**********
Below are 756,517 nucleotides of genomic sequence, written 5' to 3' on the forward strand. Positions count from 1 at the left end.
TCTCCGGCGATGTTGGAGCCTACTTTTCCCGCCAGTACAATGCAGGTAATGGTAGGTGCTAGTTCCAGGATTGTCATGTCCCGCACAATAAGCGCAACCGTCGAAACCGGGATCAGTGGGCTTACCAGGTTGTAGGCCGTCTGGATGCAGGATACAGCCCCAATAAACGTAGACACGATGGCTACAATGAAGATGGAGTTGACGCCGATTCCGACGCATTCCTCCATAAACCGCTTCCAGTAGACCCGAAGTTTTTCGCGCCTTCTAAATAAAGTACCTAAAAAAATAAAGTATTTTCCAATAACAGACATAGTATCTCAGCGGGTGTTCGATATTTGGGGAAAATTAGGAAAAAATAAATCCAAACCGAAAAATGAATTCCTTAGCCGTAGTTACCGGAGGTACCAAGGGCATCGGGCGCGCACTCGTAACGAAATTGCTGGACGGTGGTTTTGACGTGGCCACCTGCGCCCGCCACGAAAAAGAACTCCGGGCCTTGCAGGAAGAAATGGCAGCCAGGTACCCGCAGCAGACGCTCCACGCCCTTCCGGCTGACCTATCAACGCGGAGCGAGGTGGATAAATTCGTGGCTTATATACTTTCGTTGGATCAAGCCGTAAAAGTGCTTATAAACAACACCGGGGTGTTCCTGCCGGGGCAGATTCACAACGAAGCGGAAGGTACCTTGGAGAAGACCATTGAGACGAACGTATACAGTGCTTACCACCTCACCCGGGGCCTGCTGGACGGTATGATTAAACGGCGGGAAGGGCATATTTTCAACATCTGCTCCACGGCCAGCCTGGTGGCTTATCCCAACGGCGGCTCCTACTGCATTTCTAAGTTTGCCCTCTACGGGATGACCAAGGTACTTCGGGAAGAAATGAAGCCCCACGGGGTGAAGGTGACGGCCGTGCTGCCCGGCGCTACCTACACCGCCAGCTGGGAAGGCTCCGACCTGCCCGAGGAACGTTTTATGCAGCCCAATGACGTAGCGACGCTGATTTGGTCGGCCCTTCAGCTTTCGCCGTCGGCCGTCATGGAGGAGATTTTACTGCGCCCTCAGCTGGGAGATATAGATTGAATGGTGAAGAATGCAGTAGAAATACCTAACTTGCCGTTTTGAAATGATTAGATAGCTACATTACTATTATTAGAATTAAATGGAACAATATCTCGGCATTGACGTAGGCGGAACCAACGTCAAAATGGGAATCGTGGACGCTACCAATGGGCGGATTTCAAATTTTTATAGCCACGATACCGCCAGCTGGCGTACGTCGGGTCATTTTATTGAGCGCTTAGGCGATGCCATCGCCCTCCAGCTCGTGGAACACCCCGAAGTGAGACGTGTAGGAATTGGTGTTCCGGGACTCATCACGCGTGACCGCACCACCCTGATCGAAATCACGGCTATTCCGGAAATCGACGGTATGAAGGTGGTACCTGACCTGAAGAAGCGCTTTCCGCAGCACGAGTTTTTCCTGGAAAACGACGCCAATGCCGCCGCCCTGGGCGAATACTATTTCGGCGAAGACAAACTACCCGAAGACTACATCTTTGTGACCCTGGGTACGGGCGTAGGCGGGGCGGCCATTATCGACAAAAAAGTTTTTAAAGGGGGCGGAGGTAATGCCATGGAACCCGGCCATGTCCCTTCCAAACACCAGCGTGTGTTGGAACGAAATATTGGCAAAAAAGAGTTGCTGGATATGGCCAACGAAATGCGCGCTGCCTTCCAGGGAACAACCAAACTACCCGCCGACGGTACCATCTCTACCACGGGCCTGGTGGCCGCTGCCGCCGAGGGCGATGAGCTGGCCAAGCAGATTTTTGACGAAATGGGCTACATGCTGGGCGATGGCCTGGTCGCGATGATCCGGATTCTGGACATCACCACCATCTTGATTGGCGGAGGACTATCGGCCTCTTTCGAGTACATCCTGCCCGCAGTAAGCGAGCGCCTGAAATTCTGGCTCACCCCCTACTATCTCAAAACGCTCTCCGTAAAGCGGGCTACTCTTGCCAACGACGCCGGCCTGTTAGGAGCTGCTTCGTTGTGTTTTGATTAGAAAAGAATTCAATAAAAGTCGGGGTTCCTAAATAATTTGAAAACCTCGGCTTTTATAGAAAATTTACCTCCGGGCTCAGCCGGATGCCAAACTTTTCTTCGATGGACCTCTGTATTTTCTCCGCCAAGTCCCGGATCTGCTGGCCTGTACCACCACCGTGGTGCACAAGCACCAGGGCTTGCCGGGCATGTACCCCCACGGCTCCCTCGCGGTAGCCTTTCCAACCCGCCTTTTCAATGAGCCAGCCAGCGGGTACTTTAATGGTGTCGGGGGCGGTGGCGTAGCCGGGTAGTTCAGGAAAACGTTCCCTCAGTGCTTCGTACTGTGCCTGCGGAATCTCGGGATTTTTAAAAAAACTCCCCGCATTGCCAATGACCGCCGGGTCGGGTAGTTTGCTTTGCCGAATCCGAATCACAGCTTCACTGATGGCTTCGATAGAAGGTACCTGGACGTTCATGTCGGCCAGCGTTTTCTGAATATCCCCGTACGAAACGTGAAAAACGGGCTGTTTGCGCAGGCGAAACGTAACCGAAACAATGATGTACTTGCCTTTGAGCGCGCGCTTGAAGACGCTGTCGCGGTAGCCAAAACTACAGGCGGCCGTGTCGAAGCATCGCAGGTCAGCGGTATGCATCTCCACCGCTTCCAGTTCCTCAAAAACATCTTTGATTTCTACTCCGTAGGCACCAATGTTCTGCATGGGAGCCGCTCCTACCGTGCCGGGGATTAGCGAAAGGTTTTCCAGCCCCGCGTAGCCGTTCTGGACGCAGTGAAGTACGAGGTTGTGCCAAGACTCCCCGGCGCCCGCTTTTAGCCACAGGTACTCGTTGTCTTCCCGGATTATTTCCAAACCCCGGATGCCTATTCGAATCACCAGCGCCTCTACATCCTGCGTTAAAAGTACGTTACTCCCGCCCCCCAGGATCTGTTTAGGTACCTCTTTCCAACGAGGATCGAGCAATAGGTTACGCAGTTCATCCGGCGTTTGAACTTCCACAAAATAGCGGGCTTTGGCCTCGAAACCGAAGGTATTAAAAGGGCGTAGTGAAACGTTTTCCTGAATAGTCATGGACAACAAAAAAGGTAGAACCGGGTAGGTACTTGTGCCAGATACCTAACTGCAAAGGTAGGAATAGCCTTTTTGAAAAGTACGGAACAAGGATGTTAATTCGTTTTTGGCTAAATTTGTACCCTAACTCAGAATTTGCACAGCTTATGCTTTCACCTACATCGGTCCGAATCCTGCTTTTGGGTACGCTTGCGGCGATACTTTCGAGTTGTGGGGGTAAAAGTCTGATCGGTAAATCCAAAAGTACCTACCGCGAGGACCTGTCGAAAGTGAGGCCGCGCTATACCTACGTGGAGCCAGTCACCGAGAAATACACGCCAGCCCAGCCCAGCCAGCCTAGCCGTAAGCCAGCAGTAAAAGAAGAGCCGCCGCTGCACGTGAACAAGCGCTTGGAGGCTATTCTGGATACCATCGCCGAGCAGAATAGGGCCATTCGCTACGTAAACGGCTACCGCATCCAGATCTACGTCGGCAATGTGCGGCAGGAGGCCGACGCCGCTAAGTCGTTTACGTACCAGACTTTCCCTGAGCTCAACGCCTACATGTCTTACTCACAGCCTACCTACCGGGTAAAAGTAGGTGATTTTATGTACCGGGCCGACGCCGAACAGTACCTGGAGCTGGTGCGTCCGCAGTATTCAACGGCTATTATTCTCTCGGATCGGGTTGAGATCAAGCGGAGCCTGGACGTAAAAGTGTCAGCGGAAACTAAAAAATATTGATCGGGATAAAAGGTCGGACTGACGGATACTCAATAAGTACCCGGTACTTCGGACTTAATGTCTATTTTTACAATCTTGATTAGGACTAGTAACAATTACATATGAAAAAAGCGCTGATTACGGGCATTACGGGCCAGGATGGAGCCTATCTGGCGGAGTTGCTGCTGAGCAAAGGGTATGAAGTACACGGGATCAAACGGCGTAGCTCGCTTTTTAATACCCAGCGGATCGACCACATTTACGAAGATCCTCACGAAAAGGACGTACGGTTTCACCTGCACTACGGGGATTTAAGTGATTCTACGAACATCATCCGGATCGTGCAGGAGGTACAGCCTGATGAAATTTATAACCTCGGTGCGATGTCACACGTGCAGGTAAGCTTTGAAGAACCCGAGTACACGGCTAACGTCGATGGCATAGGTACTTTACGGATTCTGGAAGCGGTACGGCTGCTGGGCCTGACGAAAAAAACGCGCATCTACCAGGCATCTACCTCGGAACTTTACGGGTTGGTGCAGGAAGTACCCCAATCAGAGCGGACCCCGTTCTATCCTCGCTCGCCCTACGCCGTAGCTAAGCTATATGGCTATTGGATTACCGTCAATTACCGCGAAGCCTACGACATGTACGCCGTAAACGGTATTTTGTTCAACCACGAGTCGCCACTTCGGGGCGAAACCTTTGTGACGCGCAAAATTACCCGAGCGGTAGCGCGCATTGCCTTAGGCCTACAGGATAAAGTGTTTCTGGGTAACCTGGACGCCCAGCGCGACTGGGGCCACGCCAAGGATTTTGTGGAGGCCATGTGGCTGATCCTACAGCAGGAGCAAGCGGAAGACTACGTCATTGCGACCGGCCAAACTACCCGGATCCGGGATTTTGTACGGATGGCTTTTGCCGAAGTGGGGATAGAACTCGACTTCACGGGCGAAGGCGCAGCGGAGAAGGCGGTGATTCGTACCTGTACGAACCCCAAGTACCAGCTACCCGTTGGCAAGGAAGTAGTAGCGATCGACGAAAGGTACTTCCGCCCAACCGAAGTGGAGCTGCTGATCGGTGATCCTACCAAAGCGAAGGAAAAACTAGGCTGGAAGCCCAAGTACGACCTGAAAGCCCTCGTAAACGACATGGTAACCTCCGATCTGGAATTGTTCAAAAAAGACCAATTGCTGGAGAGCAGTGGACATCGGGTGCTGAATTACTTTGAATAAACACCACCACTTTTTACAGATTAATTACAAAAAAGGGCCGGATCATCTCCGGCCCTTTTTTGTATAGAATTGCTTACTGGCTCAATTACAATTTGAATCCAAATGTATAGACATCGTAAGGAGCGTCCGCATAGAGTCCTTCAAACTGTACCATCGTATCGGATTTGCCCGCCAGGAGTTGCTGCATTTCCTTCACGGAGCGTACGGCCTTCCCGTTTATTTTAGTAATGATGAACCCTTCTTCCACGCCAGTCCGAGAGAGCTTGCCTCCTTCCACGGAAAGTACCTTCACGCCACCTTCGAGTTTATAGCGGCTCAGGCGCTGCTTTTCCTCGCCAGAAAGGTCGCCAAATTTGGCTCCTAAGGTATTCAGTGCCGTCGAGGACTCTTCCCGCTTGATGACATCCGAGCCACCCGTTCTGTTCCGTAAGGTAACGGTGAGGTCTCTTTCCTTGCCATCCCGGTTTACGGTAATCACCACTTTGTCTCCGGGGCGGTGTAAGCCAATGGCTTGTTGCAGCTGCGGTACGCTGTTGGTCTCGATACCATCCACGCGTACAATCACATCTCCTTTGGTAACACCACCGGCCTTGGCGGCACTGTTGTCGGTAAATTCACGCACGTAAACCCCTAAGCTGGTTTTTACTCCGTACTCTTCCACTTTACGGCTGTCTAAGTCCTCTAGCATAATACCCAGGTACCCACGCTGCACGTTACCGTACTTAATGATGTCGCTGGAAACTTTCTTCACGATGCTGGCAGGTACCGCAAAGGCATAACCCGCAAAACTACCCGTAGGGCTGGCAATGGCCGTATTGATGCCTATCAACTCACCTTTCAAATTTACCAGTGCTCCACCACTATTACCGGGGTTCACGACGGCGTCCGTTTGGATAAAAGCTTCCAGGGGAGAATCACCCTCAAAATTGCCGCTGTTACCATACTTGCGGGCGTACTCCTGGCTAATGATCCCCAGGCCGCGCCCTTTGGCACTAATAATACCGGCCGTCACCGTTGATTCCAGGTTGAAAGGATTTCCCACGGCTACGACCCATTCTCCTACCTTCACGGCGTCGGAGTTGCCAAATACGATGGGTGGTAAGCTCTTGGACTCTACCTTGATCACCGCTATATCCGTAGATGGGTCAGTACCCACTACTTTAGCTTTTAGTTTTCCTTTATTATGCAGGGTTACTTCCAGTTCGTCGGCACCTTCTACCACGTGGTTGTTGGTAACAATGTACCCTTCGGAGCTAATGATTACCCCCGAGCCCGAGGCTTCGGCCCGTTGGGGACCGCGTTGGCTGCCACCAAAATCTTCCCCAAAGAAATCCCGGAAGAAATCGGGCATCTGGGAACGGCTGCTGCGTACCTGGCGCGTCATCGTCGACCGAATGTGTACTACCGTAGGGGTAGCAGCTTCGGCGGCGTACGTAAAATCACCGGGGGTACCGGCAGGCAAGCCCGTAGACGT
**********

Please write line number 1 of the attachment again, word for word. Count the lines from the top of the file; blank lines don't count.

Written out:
Below are 756,517 nucleotides of genomic sequence, written 5' to 3' on the forward strand. Positions count from 1 at the left end.